Asian Art

Saraswati – The Beautiful Goddess of Knowledge and Art

Maya M. Tola 6 February 2021 min Read

Saraswati is the Hindu goddess of knowledge and the arts. Remarkably, in the Hindu tradition and in rituals, Saraswati occupies a more prominent role than her celestial consort, Brahma — the creator of the Hindu pantheon. She is also a member of the revered trinity known as Tridevi, along with Lakshmi and Parvati, the female counterpart to the male trinity comprising Brahma, Vishnu, and Shiva.

Sarasvati, ca. the mid-1800s, Detroit Institute of Arts, Detroit, MI, USA.
Sarasvati, ca. mid-1800s, Detroit Institute of Arts, Detroit, MI, USA.

Representation of Words and Water

Saraswati is an amalgamation of the words Saras and Wati. Saras in Sanskrit refers to pooling water, but has also been translated to mean words or speech; while Wati is a verb for “one who possesses”. As such, Saraswati has come to mean both the possessor of pooling water (such as lakes or rivers) or the possessor of speech. She has evolved into the presiding deity of knowledge, wisdom, and purity. Due to her role as the consort of Brahma, Saraswati also represents fertility.

Saraswati in Kalighat Style, unknown artist, ca. 1860, British Museum, London, England, UK.
Saraswati in Kalighat Style, ca. 1860, British Museum, London, UK.

The Goddess of Knowledge

Saraswati has been invoked since ancient Vedic times as an essence of sanctity. She is the embodiment of language, speech, and eloquence. Also she is regarded as the goddess of wisdom and knowledge. She is invoked by those seeking divine clarity in their pursuit of knowledge, such as students or academics. In Hindu tradition, books are considered the embodiment of Saraswati and considered sacred. Saraswati has also been associated with music.

Chitragara Krishnappa, Saraswati, ca. 1800/1900, National Gallery Of Modern Art, New Delhi, India. Mojarto.
Chitragara Krishnappa, Saraswati, ca. 1800/1900, National Gallery Of Modern Art, New Delhi, India. Mojarto.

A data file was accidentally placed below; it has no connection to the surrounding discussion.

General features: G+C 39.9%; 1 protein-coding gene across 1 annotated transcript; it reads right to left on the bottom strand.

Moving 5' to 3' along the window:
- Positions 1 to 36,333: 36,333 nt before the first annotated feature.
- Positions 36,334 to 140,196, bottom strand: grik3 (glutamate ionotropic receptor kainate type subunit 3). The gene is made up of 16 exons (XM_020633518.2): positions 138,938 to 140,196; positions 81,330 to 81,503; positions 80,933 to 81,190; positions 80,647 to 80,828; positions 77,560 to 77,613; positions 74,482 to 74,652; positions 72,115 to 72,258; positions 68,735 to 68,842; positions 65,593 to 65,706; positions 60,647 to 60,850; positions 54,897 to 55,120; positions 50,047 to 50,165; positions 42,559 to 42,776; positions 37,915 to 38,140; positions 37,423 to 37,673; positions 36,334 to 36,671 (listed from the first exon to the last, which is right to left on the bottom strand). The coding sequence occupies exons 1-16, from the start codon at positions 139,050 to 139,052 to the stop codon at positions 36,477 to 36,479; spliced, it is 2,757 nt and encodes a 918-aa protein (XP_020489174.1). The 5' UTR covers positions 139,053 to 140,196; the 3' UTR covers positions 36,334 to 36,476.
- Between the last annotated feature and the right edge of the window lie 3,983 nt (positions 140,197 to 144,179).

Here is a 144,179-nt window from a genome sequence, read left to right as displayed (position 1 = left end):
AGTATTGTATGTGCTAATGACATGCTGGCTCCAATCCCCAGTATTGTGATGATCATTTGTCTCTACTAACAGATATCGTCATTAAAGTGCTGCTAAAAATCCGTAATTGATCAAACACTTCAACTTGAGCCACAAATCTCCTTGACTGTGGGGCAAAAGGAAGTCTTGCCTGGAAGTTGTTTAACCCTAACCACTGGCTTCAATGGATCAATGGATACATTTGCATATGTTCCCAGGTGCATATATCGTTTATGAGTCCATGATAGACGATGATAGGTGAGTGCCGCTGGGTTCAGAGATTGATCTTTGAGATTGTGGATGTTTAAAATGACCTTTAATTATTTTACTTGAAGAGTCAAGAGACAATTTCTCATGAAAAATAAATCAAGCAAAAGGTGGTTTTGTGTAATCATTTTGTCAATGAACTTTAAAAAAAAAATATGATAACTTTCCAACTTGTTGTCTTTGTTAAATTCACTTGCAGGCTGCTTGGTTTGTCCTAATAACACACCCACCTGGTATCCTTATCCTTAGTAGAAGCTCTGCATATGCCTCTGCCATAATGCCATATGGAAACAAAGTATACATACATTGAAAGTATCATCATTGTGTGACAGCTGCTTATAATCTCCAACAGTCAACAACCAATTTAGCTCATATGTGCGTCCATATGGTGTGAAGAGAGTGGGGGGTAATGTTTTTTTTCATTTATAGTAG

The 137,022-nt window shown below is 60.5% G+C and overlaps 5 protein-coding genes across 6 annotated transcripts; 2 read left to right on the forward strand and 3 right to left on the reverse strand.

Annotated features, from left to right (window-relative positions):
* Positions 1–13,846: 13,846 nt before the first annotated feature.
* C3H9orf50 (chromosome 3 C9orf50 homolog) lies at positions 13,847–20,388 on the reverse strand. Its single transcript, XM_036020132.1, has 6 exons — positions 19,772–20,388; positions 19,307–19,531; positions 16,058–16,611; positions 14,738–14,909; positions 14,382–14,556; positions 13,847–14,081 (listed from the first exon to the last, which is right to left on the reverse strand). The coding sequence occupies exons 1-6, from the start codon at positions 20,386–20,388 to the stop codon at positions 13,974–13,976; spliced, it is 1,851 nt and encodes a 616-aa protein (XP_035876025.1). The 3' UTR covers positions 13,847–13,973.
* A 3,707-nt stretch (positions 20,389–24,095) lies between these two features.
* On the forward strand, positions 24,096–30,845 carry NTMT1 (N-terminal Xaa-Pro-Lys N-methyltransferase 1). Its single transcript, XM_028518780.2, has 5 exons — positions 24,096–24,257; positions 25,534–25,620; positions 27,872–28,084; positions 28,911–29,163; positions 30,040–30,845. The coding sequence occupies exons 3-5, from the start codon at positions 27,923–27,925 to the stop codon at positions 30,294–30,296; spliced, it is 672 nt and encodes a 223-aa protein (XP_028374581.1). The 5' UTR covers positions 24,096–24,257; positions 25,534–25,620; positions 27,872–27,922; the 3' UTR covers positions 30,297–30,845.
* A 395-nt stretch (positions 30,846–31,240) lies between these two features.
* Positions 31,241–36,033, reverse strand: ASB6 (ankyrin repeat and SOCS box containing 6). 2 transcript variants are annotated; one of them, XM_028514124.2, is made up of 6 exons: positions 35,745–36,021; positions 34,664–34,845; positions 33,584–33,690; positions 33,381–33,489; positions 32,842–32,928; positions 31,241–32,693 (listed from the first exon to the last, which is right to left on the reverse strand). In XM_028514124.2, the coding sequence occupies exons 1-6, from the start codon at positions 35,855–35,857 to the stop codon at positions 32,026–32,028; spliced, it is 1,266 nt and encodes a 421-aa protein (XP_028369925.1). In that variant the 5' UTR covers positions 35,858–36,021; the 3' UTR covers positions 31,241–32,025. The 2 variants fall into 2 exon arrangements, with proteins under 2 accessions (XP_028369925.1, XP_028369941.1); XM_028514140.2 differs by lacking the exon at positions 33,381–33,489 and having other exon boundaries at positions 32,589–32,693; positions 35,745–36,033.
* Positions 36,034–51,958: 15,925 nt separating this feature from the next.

Portrayal of Virtue

The iconography of Saraswati is heavily focused on the portrayal of purity. She is often (though not always) depicted in a white saree. Her vahana or animal companion is a white swan named Hamsa. In some representations, there may be a peacock depicted near Saraswati. This is to highlight her reverence and illustrate how the goddess is unperturbed by vanity. The focus of her being is not purely the pursuit of knowledge, but of knowledge as a sanctifying concept.

Jagadeva, Goddess Sarasvati sculpture in White Marble, ca. 1153, Los Angeles County Museum of Art, Los Angeles, CA, USA.
Jagadeva, Goddess Sarasvati sculpture in White Marble, ca. 1153, Los Angeles County Museum of Art, Los Angeles, CA, USA.

Association with Water

Saraswati is also the personification of water. It is one of her primary attributes and she is often depicted with or close to flowing waters. Water is a means to achieve cleanliness, thus water here can be interpreted as an instrument to achieve the purity of thought and knowledge. However, another association of water could also be related to Saraswati’s ancient origins as a river goddess. Before developing her currently established identity, Saraswati was the personification of the holy river Saraswati. It is unknown whether this river was purely mythological or if it once flowed in antiquity, as the river had already dried up by the later Vedic period. Although there are many theories as to the exact location of this river, some have also speculated that Saraswati may have been a reference to a celestial river… the Milky Way.